Stop and contemplate the meaning of “resurrection”. It’s easy to glide over the word, take it for granted as part of the Christian story, and not think of its implications as we make our journey in faith today. As we are still in the aftermath of Easter, this is perhaps an appropriate time to give it some thought.
By the time you read this the Easter holidays will be over. For those of us who were able to take a break I am sure they were much appreciated. They remain an interesting vestige of our past as a Christian culture, only partially understood by the majority, but we’re thankful for the holiday nonetheless. Perhaps you’re interested in learning one or two things about what Easter actually is? If so, read on.
Desire is everywhere. Whether it’s for (or on behalf of) ourselves, our families, our friends, or our world most of us desire something most of the time. It is part of being human. We might not all talk about it in spiritual terms, but as the great philosopher Plato observed: “We are fired into life with a madness that comes from the gods and which would have us believe that we can have a great love, perpetuate our own seed, and contemplate the divine.”
I remember an incident from when I was a boy, probably about 12 years of age.
It was the practice of my family to attend Mass together on a Sunday morning. I wouldn’t say that my brother, two sisters and I were particularly fond of this aspect of family life, but it had been the case for as long as I could remember and none of us really thought to question it.
Yet I had to admit that, by the time my early teens came around, there was a quiet resentment starting to build toward anything the relevance of which I couldn’t immediately see.
Since last we corresponded a significant little figure who added her own beautiful take on how to understand the wonder of human creativity has died. She was the unexpected television star, winning a following the world over as she made the journey from country to country, gallery to gallery, work of art to work of art, to contemplate the essence of what she saw before her.
Sister Wendy Beckett was a natural guide and teacher. A nun vowed to the life of prayer and simplicity, she responded to the invitation to share her insights into the world’s great art because, in faith, she believed that was what God was asking of her. She had never seen a television program, much less understood what had to go into making one. Producers were initially perplexed by her as she refused to provide them with a script. She would talk off the cuff about what she saw before her, drawing spontaneously from the many hours of study she had put into her favourite hobby.
The Christmas story is all about journeys. The journey of Mary and Joseph to Bethlehem. The journey of the shepherds from the fields to the stable. The journey of the wise men from the East. The journey of the Holy Family as they flee from Herod into Egypt. Their journey back to Nazareth once the coast is clear. These are the obvious journeys associated with these stories. There are others.
The word ‘spirituality’ is all the rage today. It has become one of those commonplace ideas that gets used by all sorts of people in all sorts of contexts. Today you can scarcely watch an interview with a celebrity without them humbly noting that, while they may not be religious, they are ‘spiritual’. And let’s face it, it sounds fair enough. Being religious – that is to say – identifying yourself as belonging to a particular religion, is not something that sits easily in the world in which we live. It sounds like you’re limiting your options and unnecessarily restricting yourself.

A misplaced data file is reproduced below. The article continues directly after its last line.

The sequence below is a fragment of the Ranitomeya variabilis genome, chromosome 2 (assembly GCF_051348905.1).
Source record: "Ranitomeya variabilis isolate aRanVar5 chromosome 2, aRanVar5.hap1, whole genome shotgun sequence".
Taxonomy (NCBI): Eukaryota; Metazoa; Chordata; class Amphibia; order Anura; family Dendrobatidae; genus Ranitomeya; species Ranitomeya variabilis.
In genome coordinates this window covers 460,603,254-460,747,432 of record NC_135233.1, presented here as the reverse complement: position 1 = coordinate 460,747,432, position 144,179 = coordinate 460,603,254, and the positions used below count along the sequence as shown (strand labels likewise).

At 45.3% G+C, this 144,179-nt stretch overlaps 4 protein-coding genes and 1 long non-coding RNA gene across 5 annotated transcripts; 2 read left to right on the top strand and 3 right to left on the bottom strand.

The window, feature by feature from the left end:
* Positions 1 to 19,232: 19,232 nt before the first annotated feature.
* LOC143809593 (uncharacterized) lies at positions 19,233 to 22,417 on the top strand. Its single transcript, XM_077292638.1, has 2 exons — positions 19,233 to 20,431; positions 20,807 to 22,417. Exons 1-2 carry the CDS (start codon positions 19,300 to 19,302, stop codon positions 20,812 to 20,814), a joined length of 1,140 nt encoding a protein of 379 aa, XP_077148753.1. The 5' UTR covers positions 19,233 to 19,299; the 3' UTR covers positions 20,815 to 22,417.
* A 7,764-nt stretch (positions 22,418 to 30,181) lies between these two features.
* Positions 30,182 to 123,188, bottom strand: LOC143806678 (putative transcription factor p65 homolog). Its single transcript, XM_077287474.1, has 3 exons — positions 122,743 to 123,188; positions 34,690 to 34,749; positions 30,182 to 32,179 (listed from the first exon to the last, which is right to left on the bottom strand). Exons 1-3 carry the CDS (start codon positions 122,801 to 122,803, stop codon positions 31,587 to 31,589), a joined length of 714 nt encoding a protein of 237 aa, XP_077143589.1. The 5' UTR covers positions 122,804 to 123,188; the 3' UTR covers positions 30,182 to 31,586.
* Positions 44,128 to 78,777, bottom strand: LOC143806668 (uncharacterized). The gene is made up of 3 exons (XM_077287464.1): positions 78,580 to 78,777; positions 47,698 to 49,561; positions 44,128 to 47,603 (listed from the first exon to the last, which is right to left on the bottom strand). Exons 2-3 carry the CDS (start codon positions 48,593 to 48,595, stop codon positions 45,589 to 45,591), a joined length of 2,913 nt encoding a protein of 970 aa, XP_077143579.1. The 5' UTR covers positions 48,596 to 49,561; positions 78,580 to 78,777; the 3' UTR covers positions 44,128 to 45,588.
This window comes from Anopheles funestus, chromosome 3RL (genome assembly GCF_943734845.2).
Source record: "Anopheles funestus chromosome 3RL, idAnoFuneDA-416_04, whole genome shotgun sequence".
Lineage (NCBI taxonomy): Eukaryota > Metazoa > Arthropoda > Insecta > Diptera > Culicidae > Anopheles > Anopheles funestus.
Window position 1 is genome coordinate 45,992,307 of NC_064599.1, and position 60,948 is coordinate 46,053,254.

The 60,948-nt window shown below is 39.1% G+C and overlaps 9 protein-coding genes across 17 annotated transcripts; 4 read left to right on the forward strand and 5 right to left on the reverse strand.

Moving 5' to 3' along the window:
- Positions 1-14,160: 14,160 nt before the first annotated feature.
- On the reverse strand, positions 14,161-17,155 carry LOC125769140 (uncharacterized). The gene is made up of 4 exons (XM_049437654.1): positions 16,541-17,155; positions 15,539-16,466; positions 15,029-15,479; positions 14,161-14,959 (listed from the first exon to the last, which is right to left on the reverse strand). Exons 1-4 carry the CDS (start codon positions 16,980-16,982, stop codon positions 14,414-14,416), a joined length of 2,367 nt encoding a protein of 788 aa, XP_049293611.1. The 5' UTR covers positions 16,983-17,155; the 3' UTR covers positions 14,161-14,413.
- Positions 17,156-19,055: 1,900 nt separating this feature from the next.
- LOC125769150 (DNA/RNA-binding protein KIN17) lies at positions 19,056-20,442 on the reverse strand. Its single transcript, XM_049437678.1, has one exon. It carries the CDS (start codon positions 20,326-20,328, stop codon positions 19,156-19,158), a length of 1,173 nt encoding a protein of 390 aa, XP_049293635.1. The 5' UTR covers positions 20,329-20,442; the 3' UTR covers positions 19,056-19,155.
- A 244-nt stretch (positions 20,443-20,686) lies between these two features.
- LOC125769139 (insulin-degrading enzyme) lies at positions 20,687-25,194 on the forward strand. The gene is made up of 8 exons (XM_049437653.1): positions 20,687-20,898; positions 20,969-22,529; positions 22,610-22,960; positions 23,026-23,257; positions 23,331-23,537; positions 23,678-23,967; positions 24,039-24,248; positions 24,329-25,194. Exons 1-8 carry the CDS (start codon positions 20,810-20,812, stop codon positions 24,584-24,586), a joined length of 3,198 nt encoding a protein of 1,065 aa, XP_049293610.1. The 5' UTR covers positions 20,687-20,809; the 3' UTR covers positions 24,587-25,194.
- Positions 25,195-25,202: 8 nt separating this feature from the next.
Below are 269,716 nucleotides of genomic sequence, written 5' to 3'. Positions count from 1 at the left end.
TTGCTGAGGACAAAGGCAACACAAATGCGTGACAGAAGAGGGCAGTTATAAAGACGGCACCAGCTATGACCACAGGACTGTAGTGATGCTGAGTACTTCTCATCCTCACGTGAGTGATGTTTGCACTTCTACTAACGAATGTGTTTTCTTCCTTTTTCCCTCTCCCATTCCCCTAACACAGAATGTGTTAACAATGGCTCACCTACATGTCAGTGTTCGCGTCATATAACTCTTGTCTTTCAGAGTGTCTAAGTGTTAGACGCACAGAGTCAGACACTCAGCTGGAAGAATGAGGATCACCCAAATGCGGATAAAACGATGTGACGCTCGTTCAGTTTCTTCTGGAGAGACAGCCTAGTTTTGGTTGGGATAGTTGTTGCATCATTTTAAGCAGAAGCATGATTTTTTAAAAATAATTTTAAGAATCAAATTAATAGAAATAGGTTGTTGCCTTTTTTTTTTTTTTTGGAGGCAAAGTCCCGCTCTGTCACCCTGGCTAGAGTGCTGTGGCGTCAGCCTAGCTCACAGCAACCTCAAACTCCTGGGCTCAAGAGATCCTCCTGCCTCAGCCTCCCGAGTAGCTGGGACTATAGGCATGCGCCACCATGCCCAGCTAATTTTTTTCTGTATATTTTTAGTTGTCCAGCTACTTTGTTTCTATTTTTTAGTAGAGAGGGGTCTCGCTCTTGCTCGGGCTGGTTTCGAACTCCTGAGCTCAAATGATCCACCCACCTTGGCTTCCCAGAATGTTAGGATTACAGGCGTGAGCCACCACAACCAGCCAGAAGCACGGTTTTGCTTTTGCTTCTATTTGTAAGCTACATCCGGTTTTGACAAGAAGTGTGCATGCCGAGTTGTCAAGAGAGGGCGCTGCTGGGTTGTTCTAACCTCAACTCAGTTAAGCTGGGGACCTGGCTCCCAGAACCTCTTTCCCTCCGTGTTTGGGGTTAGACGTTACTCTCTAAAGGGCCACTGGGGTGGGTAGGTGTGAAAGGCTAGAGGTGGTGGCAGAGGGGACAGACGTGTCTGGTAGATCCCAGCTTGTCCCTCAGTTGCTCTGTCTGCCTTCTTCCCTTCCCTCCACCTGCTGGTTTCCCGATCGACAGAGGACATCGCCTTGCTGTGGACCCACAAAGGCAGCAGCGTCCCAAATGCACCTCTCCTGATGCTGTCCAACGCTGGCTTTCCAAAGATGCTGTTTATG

Have you ever been to a funeral that seems to be more an upbeat celebration than an acknowledgment of the sadness of death? Or have you noticed how many people today refer to somebody as having ‘passed’ rather than simply saying they have ‘died’?
As a culture, death and dying are increasingly realities we find difficult to even contemplate. Ironically, we’ll spend inordinate amounts of money and energy on prolonging our lives and yet, as soon as death is on the horizon, we’ll argue the case for being able to pull the plug prematurely. Our relationship with death is, as a culture, one of either ‘let’s avoid it at all costs’ or ‘let’s get it over with’.
There are times when the spiritual journey we are on takes us into the darkness. As a metaphor, ‘darkness’ expresses those experiences where the way forward is unclear, and the real meaning of what we are (or are not) experiencing isn’t immediately apparent to us.
We can resist these moments and imagine that they are a sign that things aren’t as they should be. As someone said to me once: ‘I made a deal with God: I believe in him and he makes sure I have a nice life’. So when his ‘nice life’ began to evaporate, my friend thought it only fair that he should stop believing in God…
There are certain moments in your life when you are confronted with a choice: do you continue on the path you are currently following, or do you take a turn to the left or the right? You weigh up all the options and you attempt to take into account all the information you have at your disposal…and then you decide.
That works for many of the decisions we need to make. However, it doesn’t work in the journey of faith. That’s because we need to consider more than ourselves, or simply those factors that we believe need to be taken into account.